Ugoeze Nwamara narrated the case of a widow who in her vulnerability and joblessness and in the bid to get succor and financial assistance to fend for her children fell prey to different men, who sadly never kept to their promises, but took advantage of her.
Although data do not exist to calculate the inhumane treatment most widows are subjected to in Imo State, from years back, everyday, widows go through emotional, sexual, psychological and physical abuses. Most of which are not voiced out.
Although the Nigerian constitution and other international instruments have prohibited discrimination of any form, there are still impediments that violate the inheritance rights of widows. Despite the provisions on equal rights of men and women contained in the Charter of The United Nations, the Universal Declaration of Human Rights, and the International Covenants on Human Rights, most widows are silenced due to the patriarchal traditional belief that a woman should not inherit her late father’s property
A female child is raised to believe that she has no right to property even in her father’s house. And up until recently, customary law forbids women from owning their own immovable property.
It is important to state that a woman has rights by virtue of being human as expressed in the Universal Declaration of Human Rights, (UDHR) Art 120 which declares equality of all citizens irrespective of sex, race, color, religion or status.
Widows are also silenced even while they go through inhumane treatment from their in-laws for the fear of being stigmatised as one who sued the in-laws to court.
A director in the Imo State Ministry of Women Affairs Dr. Blessing Azubuike, said that most widows they encounter withhold them from litigation. She said the ministry resolved to amicable mediation between the parties, and a follow up to ensure the widow gets better treatment.
“We have not had prosecutions based on the sensitivity and peculiarity of the issue. It is always family members, most times the widows, who are not ready to go ahead with prosecution. We may want to prosecute and the widow will decline. This is my in-law, if I take him to the police, what will become of the relationship. Most of them are not willing to go all length,” Dr. Azubuike regretted.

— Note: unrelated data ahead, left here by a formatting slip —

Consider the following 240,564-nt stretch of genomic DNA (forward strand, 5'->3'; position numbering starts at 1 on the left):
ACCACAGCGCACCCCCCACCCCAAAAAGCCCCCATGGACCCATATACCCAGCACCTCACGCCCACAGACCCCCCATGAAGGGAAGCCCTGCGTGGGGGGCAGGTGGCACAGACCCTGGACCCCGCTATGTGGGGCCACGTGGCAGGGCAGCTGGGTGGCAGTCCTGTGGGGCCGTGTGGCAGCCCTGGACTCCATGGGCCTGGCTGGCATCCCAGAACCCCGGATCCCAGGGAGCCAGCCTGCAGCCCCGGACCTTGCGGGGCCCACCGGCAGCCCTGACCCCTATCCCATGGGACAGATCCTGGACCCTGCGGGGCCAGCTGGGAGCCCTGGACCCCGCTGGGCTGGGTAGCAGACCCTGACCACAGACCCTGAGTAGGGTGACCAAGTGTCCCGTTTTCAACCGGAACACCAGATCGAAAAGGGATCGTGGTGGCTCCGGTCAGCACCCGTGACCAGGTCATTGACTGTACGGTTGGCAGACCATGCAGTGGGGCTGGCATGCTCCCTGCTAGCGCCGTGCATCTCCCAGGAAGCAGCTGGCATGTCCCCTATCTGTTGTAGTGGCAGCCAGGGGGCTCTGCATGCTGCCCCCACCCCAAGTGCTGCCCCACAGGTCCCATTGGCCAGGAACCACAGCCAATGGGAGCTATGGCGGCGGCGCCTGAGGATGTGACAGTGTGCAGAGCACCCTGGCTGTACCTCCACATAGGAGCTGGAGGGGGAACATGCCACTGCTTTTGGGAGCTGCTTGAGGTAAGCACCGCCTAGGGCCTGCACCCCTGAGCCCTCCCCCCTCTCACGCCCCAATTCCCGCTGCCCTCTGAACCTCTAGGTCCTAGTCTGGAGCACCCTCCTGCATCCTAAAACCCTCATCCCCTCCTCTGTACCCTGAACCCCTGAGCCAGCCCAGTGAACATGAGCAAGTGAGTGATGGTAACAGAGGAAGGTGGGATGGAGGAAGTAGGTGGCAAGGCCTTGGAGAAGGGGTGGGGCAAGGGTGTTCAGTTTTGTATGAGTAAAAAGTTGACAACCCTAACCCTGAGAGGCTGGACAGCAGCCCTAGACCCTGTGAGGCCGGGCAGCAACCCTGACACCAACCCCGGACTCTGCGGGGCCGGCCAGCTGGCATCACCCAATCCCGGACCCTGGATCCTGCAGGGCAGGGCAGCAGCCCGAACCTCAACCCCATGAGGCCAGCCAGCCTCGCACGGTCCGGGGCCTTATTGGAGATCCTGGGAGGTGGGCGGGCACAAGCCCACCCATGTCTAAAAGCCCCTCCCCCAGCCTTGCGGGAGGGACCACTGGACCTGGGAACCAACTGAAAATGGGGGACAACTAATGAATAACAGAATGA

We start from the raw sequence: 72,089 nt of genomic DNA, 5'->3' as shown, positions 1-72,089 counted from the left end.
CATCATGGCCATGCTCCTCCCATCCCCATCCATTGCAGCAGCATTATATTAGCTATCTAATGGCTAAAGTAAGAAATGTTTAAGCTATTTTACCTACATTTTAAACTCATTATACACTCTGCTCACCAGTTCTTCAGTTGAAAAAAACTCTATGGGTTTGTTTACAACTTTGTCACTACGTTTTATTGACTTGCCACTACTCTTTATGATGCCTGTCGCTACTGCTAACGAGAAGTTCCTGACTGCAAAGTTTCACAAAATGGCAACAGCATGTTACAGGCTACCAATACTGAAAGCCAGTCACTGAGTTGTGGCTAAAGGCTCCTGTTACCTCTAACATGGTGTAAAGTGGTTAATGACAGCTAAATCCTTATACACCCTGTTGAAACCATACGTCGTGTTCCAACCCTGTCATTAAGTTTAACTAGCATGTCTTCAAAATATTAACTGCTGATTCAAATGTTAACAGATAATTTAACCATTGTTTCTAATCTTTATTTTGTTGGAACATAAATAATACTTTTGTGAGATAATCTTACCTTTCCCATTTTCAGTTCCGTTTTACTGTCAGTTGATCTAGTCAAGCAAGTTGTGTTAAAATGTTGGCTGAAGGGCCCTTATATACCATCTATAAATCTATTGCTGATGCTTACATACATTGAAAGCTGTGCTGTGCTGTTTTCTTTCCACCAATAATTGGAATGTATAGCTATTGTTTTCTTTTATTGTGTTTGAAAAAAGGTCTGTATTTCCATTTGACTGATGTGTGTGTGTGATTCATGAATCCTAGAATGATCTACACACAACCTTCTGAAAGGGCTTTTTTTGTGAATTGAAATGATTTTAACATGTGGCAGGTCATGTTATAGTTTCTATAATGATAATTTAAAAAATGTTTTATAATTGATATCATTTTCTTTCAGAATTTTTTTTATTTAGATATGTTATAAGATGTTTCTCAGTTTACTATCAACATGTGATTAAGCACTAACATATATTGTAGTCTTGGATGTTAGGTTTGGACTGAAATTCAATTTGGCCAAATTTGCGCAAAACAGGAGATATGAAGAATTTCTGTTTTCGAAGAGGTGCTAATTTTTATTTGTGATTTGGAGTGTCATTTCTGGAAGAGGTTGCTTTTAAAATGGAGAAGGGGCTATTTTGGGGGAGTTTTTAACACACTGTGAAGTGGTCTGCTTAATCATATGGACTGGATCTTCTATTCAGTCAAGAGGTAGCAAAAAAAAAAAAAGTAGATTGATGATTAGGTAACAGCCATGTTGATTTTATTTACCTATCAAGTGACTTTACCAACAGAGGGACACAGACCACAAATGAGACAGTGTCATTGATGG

The type of marriage a woman goes into with her husband is also another reason why a widow keeps silent in the face of obnoxious treatment at the demise of her husband. Marriage contracted under customary law, in most cases does not allow widows to inherit their husband’s property.
The executive coordinator, Imo State Committee on Ending Violence against Women and Girls, ISCEVAWAG, Mrs Majorie Ezihe, pointed out that in order to reduce disinheritance of husband’s property, knowledge should be shared to young girls even before marriage, on what constitutes a real marriage in the eyes of the law.
“Often times, persons go to church to wed, they think they are legally married, at the point of widowhood, they find out they just have an ordinary paper which does not transmit anything to them.”
Mrs. Ezihe said that most laws of the land and church certificates are not legal or legit and disinherit women. Where a marriage is contracted under the Act, the woman is protected to some extent, but where the marriage is contracted under customary law, it in most cases does not allow widows to inherit their husband’s property.
According to her, ignorance of the law is also another reason why women are silenced in the face of obnoxious widowhood practices. Although various laws exist that fight against violence against women and widows, but most women do not know about them and where to get access to justice.
She called for continuous sensitisation of women, especially indigent women on what constitutes their rights and where they can seek redress when those rights are infringed upon.